Early oil decline states—those exporters which had peaked or were declining as is currently the case with Indonesia and Mexico—may be better prepared to shift the focus of their economic activities and diversify into non-energy sectors.

Managing sustainability: From knowledge to action

The third challenge in the post-surplus future will be to coordinate efforts to shift human activities (as far as possible) closer to sustainability (especially consumption and production). …human activity is currently unsustainable in that it requires more than the total of all such productive land and sea area i.e., more than one planet to support it. On current trends, by 2040 it would require two planets.

                There is certainly the argument that market forces alone will be sufficient to modulate consumption and production. But as the era of global surplus begins to draw to a close, so too is the paradigm of blind trust in market forces and market actors. Changing the attitudes that shape demand and the policies that shape production will require a tremendous mobilization of knowledge and policy coordination.

 Strategic Implications of an Opening Arctic

Estimates vary as to when the Arctic is likely to be ice free during the summer. The National Snow and Ice Data Center suggests a seasonally ice-free Arctic by 2060; more current research suggests the date could be as soon as 2013. The two most important implications of an opening Arctic are improved access to likely vast energy and mineral resources and potentially shorter maritime shipping routes.

                Transiting the Northern Sea Route above Russia between the North Atlantic and the North Pacific would trim about 5,000 nautical miles and a week’s sailing time off a trip compared with use of the Suez Canal. Voyaging between Europe and Asia through Canada’s Northwest Passage would trim some 4,000 nautical miles off of a trip using the Panama Canal.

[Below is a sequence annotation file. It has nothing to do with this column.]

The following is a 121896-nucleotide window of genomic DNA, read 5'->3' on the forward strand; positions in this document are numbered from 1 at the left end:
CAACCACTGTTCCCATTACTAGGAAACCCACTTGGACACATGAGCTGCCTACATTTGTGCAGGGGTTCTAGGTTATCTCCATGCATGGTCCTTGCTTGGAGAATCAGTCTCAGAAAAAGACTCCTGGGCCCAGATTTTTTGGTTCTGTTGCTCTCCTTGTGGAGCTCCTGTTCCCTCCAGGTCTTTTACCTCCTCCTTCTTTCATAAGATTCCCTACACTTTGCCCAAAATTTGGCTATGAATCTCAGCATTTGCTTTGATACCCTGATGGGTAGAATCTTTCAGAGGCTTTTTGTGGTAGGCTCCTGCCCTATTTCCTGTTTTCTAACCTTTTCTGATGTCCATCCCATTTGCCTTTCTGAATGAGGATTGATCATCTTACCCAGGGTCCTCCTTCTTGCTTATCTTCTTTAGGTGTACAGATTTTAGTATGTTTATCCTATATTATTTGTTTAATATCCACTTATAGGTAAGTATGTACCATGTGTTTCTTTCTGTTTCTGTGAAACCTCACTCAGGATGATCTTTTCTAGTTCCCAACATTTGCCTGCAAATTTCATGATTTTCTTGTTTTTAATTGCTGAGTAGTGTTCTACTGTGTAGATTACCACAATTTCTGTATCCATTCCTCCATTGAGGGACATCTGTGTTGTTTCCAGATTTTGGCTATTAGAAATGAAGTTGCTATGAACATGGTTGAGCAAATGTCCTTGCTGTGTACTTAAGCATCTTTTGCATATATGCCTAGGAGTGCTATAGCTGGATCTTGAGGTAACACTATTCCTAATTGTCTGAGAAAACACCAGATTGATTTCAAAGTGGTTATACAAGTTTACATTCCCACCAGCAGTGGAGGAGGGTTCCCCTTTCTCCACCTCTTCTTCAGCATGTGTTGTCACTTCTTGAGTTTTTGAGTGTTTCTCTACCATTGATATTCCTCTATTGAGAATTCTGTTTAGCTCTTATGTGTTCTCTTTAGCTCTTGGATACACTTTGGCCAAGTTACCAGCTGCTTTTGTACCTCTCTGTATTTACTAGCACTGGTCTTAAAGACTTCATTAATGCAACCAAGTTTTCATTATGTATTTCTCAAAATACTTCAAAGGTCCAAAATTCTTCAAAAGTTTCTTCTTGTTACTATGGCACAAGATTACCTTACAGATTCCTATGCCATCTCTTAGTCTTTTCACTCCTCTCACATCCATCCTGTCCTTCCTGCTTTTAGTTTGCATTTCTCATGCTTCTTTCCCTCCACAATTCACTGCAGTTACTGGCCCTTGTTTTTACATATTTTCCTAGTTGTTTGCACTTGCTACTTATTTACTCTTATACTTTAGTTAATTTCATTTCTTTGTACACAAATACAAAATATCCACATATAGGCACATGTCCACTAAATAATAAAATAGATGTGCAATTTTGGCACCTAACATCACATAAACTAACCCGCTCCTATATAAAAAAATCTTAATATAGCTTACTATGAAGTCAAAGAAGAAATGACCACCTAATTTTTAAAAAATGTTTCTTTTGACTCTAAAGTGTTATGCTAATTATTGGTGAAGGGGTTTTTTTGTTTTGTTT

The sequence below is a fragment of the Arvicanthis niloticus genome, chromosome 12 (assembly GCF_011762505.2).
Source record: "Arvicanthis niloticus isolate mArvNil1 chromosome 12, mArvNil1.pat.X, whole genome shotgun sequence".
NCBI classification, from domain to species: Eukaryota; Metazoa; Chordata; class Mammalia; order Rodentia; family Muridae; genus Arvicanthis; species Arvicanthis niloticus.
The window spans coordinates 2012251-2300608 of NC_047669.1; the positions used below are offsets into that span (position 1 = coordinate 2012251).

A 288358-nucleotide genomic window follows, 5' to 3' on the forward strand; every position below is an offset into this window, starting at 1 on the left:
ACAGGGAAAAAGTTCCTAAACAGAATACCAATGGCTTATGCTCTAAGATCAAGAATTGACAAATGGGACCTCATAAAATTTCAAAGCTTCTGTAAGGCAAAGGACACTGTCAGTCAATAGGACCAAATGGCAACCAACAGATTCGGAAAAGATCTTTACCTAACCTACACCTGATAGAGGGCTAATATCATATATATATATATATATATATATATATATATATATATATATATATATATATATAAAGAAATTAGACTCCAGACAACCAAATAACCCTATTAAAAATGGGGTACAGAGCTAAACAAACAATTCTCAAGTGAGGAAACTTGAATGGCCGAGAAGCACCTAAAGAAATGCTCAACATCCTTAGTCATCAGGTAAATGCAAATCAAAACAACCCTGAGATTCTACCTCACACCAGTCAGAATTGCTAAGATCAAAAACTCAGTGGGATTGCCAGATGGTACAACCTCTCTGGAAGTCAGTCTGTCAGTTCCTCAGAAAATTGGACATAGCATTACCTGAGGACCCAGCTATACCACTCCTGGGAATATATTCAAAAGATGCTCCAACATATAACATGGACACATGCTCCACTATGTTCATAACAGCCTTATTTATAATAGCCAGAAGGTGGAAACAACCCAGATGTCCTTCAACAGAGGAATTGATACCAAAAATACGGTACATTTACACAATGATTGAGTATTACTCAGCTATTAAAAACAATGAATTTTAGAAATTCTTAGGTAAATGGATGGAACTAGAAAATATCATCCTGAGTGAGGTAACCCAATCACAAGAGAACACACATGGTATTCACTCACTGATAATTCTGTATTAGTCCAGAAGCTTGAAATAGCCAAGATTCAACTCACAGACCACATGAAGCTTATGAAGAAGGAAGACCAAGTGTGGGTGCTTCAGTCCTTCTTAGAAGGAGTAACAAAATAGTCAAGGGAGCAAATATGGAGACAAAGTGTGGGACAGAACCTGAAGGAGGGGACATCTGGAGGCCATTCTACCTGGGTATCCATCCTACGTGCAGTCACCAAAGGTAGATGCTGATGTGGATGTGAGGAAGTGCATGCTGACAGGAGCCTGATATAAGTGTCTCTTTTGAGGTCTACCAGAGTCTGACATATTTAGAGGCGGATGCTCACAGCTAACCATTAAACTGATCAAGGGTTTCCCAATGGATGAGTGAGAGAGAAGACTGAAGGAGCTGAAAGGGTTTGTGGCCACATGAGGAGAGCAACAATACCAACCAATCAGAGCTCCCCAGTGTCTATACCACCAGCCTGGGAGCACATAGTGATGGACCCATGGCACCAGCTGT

Resource and shipping benefits are unlikely to materialize by 2025. The US National Petroleum Council has said that some of the technology to exploit oil from the heart of the Arctic region may not be ready until as late as 2050. Nonetheless, these potential riches and advantages are already perceptible to the United States, Canada, Russia, Denmark, and Norway—as evidenced by the emergence of competing territorial claims, such as between Russia and Norway, and Canada and Denmark.

                Although serious near-term tension could result in small-scale confrontations over contested claims, the Arctic is unlikely to spawn major armed conflict. Circumpolar states have other major ports on other bodies of water, so the Arctic does not pose any lifeblood blockade dangers. Additionally, these states share a common interest in regulating access to the Arctic by hostile powers, states of concern, or dangerous nonstate actors; and by their shared need for assistance from high-tech companies to exploit the Arctic’s resources.